It took a minute for the news to sink in for Danielle be­fore she said: ‘You’re go­ing to be OK. Don’t worry. We’ll get through this to­gether. You just need to stay pos­i­tive.’

But it was hard. I’d wanted to start a fam­ily. I had to for­get about be­com­ing a mother right now. ‘I will beat this,’ I told my­self over and over. Thank­fully it was a slow-grow­ing can­cer. But the doc­tor said it was best to start treat­ment as soon as pos­si­ble.

First I would need a dou­ble mas­tec­tomy, fol­lowed by eight ses­sions of chemo­ther­apy.

Be­cause the can­cer was feed­ing off pro­ges­terone – the fer­til­ity hor­mone – my doc­tors said there was a chance I could be left in­fer­tile. ‘The ovaries may be af­fected, which could de­lay or even pre­vent you from hav­ing chil­dren,’ he said.

Stephen and I were left speech­less – this was the sec­ond blow in less than a month. First the breast can­cer di­ag­no­sis and now this.

But there was no choice. Of course I needed to get bet­ter first, but we wanted chil­dren, so we de­cided to have IVF treat­ment to har­vest my eggs and freeze em­bryos. I con­sulted with the doc­tors, who gave me the go-ahead for this.

I wanted to tell my fam­ily about our plans, and knew that they would sup­port us what­ever we de­cided. ‘You don’t have to worry, Court­ney,’ Danielle said, tak­ing my hand. That was so like her, al­ways there for me. But she was still talk­ing.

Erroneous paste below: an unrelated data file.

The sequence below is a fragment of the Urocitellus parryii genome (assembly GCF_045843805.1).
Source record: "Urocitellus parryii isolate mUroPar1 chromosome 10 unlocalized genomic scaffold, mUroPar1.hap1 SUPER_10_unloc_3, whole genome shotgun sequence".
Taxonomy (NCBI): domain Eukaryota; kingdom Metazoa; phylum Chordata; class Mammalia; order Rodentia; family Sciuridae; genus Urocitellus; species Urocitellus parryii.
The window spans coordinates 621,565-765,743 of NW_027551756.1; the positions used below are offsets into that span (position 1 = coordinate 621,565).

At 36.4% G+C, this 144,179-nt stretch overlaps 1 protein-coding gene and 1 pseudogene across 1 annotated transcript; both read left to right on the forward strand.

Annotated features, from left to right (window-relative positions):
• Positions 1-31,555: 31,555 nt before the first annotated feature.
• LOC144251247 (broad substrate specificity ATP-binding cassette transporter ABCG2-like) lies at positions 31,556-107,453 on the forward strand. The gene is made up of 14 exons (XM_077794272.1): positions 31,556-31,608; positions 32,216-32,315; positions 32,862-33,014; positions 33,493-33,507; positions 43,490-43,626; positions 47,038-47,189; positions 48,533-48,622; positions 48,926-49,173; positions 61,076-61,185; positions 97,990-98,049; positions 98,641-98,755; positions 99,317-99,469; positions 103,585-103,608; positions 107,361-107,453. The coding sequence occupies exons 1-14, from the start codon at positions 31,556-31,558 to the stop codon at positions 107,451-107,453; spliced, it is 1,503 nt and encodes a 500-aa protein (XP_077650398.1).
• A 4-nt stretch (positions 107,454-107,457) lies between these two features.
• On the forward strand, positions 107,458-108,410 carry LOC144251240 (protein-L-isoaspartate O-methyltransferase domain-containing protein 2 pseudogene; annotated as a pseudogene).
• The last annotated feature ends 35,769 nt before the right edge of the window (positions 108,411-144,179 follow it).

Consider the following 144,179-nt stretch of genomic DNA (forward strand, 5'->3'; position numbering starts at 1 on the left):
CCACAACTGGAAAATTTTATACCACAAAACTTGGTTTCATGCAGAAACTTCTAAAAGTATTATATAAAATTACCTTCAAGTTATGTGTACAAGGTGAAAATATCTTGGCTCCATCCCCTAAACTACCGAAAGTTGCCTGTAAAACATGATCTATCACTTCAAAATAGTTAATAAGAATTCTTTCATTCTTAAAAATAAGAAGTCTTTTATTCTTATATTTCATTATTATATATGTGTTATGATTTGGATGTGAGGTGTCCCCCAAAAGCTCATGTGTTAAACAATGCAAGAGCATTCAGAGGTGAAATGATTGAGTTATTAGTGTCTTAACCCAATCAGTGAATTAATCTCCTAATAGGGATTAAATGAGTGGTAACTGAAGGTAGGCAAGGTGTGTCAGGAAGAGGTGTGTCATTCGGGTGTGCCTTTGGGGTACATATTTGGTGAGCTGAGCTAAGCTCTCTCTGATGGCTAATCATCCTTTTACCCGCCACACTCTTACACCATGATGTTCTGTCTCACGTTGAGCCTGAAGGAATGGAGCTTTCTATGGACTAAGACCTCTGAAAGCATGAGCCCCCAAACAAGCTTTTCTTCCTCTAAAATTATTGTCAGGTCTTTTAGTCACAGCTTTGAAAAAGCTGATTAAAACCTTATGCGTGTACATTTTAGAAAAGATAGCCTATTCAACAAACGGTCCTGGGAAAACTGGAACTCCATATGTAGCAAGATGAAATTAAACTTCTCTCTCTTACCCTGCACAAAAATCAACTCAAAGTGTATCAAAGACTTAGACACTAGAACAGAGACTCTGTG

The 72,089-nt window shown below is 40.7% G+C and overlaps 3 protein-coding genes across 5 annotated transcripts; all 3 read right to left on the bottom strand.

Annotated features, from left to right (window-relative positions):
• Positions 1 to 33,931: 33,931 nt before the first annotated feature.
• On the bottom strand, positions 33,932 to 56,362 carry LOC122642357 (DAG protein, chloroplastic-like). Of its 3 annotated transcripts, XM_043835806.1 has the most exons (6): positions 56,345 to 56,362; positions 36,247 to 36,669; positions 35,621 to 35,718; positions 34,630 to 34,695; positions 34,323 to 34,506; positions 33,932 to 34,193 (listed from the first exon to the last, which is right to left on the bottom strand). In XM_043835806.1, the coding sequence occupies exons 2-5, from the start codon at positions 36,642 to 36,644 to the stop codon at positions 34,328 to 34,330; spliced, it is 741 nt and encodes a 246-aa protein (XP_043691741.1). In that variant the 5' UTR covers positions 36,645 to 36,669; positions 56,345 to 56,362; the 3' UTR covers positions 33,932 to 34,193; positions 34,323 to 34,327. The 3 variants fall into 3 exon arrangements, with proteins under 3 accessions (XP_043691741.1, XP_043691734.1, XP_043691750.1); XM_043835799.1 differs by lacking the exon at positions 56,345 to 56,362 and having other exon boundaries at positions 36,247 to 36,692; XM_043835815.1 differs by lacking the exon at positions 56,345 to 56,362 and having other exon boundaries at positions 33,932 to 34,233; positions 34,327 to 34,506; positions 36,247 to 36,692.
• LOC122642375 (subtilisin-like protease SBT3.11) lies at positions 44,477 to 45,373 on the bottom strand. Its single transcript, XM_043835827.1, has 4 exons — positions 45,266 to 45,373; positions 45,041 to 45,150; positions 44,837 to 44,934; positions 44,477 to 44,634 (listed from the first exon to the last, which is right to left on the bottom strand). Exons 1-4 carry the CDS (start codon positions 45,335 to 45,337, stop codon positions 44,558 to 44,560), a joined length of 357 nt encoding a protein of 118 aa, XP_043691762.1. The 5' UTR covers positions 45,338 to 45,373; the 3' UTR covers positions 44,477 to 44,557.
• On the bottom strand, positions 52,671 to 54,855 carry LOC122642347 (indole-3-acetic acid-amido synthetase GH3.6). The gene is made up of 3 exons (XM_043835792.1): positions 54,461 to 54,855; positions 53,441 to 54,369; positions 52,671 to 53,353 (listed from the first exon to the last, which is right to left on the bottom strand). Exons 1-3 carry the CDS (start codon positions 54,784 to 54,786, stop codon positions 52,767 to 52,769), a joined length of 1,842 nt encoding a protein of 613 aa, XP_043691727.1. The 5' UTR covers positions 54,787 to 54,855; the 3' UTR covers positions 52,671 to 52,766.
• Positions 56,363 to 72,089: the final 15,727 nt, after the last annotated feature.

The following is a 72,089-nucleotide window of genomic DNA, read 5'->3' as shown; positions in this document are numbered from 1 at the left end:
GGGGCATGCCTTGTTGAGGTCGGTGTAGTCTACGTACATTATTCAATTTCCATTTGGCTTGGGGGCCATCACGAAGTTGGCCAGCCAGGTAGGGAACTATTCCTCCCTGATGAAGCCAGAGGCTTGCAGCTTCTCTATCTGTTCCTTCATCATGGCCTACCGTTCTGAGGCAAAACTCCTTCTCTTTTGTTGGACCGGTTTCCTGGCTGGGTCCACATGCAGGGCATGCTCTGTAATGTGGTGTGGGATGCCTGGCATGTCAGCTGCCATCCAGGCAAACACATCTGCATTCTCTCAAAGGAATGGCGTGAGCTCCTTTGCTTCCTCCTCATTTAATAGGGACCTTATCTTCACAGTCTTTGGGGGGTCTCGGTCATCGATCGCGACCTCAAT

‘If you can’t have chil­dren I will help you,’ she said. ‘I’ll carry them for you.’

As a mar­ried mother of two boys, Macken­zie, seven, and Benjamin, four, Danielle had been through it all, but I was taken aback by her pro­posal. I looked at her, stunned by her self­less­ness. ‘I love you so much,’ I said, stand­ing up to hug her for a very long time.

I looked at Stephen, who was with us in the room, and he was welling up. We never talked about it again. But know­ing that Danielle had made such an incredible of­fer meant I could fo­cus on get­ting bet­ter. In Oc­to­ber 2011, two months af­ter my ini­tial di­ag­no­sis, I had a dou­ble mas­tec­tomy.

Of course I was ter­ri­fied, but wak­ing up know­ing that the ma­lig­nant lumps had gone made me happy.

I also had breast re­con­struc­tion done at the same time and through it all Danielle and Stephen were with me. A month later I started chemo­ther­apy and they both took turns tak­ing me to ap­point­ments. Each chemo ses­sion lasted eight hours, which left me feel­ing ex­hausted. Then my shoul­der­length blonde hair be­gan to fall out. My head be­came so sen­si­tive it felt as if some­one was stick­ing a pin in­side each hair fol­li­cle as the strands dropped out.

‘You look beau­ti­ful,’ Stephen would tell me, but I didn’t feel beau­ti­ful. I

WAIT­ING in the ward, Stephen and I were DES­PER­ATE for some GOOD NEWS. But the doc­tor looked GRIM when she called us into her of­fice. ‘I’m afraid we’ve LOST ONE of the BA­BIES,’ she told us